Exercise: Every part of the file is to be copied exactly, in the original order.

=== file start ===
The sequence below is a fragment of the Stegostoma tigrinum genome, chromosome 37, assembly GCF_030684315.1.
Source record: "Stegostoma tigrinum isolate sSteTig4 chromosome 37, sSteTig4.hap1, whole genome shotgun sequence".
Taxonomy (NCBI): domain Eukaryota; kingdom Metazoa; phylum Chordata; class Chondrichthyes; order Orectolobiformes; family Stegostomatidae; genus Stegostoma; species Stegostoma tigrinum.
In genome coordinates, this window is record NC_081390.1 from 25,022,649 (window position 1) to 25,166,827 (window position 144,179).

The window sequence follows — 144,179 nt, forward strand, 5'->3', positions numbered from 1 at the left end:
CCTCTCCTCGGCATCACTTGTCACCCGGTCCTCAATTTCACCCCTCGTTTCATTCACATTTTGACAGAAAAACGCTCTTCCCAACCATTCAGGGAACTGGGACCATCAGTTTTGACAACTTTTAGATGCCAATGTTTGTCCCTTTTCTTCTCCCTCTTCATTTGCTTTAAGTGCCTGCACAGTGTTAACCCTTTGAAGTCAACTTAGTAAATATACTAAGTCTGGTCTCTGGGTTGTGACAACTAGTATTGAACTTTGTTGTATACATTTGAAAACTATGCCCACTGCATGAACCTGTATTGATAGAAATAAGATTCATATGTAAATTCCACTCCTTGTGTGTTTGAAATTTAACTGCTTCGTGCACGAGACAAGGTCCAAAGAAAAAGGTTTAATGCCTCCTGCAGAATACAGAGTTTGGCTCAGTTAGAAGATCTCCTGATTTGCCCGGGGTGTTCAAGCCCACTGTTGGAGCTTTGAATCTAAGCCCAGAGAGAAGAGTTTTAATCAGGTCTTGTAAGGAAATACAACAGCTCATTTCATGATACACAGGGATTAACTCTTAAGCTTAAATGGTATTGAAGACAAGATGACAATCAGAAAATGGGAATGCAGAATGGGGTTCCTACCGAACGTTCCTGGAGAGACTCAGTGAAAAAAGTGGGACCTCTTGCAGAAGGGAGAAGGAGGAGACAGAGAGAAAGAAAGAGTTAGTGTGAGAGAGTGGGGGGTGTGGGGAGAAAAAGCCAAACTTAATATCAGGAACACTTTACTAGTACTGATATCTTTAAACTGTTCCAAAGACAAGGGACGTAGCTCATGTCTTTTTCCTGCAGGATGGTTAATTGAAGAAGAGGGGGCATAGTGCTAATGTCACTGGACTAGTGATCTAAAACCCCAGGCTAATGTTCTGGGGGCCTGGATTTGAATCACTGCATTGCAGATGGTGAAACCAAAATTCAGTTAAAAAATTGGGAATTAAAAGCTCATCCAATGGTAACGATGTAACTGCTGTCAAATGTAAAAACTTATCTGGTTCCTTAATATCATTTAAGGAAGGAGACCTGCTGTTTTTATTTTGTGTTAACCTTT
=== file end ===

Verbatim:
The sequence below is a fragment of the Stegostoma tigrinum genome, chromosome 37, assembly GCF_030684315.1.
Source record: "Stegostoma tigrinum isolate sSteTig4 chromosome 37, sSteTig4.hap1, whole genome shotgun sequence".
Taxonomy (NCBI): domain Eukaryota; kingdom Metazoa; phylum Chordata; class Chondrichthyes; order Orectolobiformes; family Stegostomatidae; genus Stegostoma; species Stegostoma tigrinum.
In genome coordinates, this window is record NC_081390.1 from 25,022,649 (window position 1) to 25,166,827 (window position 144,179).

The window sequence follows — 144,179 nt, forward strand, 5'->3', positions numbered from 1 at the left end:
CCTCTCCTCGGCATCACTTGTCACCCGGTCCTCAATTTCACCCCTCGTTTCATTCACATTTTGACAGAAAAACGCTCTTCCCAACCATTCAGGGAACTGGGACCATCAGTTTTGACAACTTTTAGATGCCAATGTTTGTCCCTTTTCTTCTCCCTCTTCATTTGCTTTAAGTGCCTGCACAGTGTTAACCCTTTGAAGTCAACTTAGTAAATATACTAAGTCTGGTCTCTGGGTTGTGACAACTAGTATTGAACTTTGTTGTATACATTTGAAAACTATGCCCACTGCATGAACCTGTATTGATAGAAATAAGATTCATATGTAAATTCCACTCCTTGTGTGTTTGAAATTTAACTGCTTCGTGCACGAGACAAGGTCCAAAGAAAAAGGTTTAATGCCTCCTGCAGAATACAGAGTTTGGCTCAGTTAGAAGATCTCCTGATTTGCCCGGGGTGTTCAAGCCCACTGTTGGAGCTTTGAATCTAAGCCCAGAGAGAAGAGTTTTAATCAGGTCTTGTAAGGAAATACAACAGCTCATTTCATGATACACAGGGATTAACTCTTAAGCTTAAATGGTATTGAAGACAAGATGACAATCAGAAAATGGGAATGCAGAATGGGGTTCCTACCGAACGTTCCTGGAGAGACTCAGTGAAAAAAGTGGGACCTCTTGCAGAAGGGAGAAGGAGGAGACAGAGAGAAAGAAAGAGTTAGTGTGAGAGAGTGGGGGGTGTGGGGAGAAAAAGCCAAACTTAATATCAGGAACACTTTACTAGTACTGATATCTTTAAACTGTTCCAAAGACAAGGGACGTAGCTCATGTCTTTTTCCTGCAGGATGGTTAATTGAAGAAGAGGGGGCATAGTGCTAATGTCACTGGACTAGTGATCTAAAACCCCAGGCTAATGTTCTGGGGGCCTGGATTTGAATCACTGCATTGCAGATGGTGAAACCAAAATTCAGTTAAAAAATTGGGAATTAAAAGCTCATCCAATGGTAACGATGTAACTGCTGTCAAATGTAAAAACTTATCTGGTTCCTTAATATCATTTAAGGAAGGAGACCTGCTGTTTTTATTTTGTGTTAACCTTT